ADVERTISEMENT Florence hits land: 60 people are rescued from collapsing hotel as storm surge of TEN FEET swamps city where 150 people are trapped as hurricane batters North Carolina with 90 mph winds

Friday, September 14, 2018
By Paul Martin

Florence made landfall near Wrightsville Beach, North Carolina, at 7.15am with winds of up to 90 mph
More than 60 people were rescued from a collapsing hotel in Jacksonville, North Carolina, early on Friday
Rescue teams are working to free those trapped in New Bern after the nearby Neuse River burst its banks
The Neuse River near the city is recording more than 10 feet of inundation, the National Hurricane Center said
In Jacksonville, about 70 people have been rescued from a hotel whose structural integrity was threatened
Even before Florence hit land, life-threatening storm surge was reported along the coast of the Carolinas
Once a Category 4 hurricane with winds of 140 mph, Florence was downgraded to a Category 1 on Thursday

14 September 2018

The center of Hurricane Florence has smashed into North Carolina with three inches of rain falling every hour and 90mph winds sparking a 10-foot storm surge.

More than 60 people including children had to be pulled from a collapsing motel in Jacksonville at the height of the storm and many more who defied evacuation orders were waiting to be rescued.

Florence made landfall near Wrightsville Beach, North Carolina, at 7.15am. At least 12,000 people sought refuge in shelters in the state and more than 415,000 homes and businesses were reported to be without power as the outer band of the storm approached.

The hurricane knocked a basketball-sized hole in the wall of the Triangle Motor Inn causing cinder blocks to crumble and the roof to fall down – while residents were still in their rooms.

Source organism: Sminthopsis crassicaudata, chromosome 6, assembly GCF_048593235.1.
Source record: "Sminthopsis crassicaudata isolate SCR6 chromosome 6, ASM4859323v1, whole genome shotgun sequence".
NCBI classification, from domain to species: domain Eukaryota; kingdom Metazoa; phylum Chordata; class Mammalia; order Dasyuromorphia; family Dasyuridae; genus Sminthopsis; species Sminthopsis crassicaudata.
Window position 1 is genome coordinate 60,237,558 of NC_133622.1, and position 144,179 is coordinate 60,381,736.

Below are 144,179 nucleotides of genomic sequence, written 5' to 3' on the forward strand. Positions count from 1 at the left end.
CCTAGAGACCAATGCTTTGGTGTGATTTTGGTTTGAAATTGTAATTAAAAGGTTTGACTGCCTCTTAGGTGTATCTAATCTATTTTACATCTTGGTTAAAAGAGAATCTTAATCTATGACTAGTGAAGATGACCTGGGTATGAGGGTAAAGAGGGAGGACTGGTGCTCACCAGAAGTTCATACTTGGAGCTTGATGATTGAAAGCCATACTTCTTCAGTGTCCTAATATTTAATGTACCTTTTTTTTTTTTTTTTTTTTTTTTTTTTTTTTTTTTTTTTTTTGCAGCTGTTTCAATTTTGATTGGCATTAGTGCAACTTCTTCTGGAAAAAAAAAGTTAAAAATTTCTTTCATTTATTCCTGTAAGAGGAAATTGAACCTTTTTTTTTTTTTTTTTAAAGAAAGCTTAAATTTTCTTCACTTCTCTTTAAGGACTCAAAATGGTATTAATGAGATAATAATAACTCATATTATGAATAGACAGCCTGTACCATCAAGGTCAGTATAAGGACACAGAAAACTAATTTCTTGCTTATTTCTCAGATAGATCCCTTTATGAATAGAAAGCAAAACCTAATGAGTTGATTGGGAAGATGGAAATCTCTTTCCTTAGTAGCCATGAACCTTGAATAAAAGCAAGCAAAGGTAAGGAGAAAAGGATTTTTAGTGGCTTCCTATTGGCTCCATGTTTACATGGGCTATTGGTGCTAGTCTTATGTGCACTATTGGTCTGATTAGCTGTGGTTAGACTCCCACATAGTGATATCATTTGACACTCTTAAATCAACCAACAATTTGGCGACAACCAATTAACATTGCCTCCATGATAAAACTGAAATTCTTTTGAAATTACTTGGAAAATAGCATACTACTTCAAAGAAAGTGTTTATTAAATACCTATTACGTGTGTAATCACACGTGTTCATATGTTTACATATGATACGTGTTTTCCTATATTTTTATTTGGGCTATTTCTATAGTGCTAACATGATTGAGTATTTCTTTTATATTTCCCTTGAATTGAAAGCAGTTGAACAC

Police and fire crews had to force their way into rooms to rescue guests who were all taken to a shelter. None were injured.

Rescue teams were also working to free around 150 people trapped in New Bern as city spokeswoman Colleen Roberts warned that the storm surge will increase further as Florence passes over the area.

The National Hurricane Center said the Neuse River near the city is more than 10 feet (3.05 meters) high after it burst its banks on Thursday night.

The city warned that people ‘may need to move up to the second story’ but told them to stay put as ‘we are coming to get you.’

Even before Florence hit land, the National Hurricane Center in Miami reported ‘life-threatening storm surge and hurricane-force winds’ along the coast of the Carolinas leaving coastal streets inundated with ocean water.

Screaming winds bent trees toward the ground and raindrops flew sideways as Florence’s leading edge whipped the Carolina coast on Thursday night to begin an onslaught that could last for days, leaving a wide area under water from both heavy downpours and rising seas.

Like an out of control freight train, Florence entered into Wilmington, a port city of 120,000 people on the North Carolina coast, and started pummeling the city with 100 mph winds early friday.

The city was plunged into darkness after losing its power grid shortly after 5am during some of the fiercest wind bursts.

Damages are starting to appear as large swaths of the roof of Hotel Ballast, a downtown tourism staple, are being peeled off one by one and sucked out into the sky.

The Cape Fear River, which usually lazies from east to west through the city’s historic district, has been transformed into rapids.

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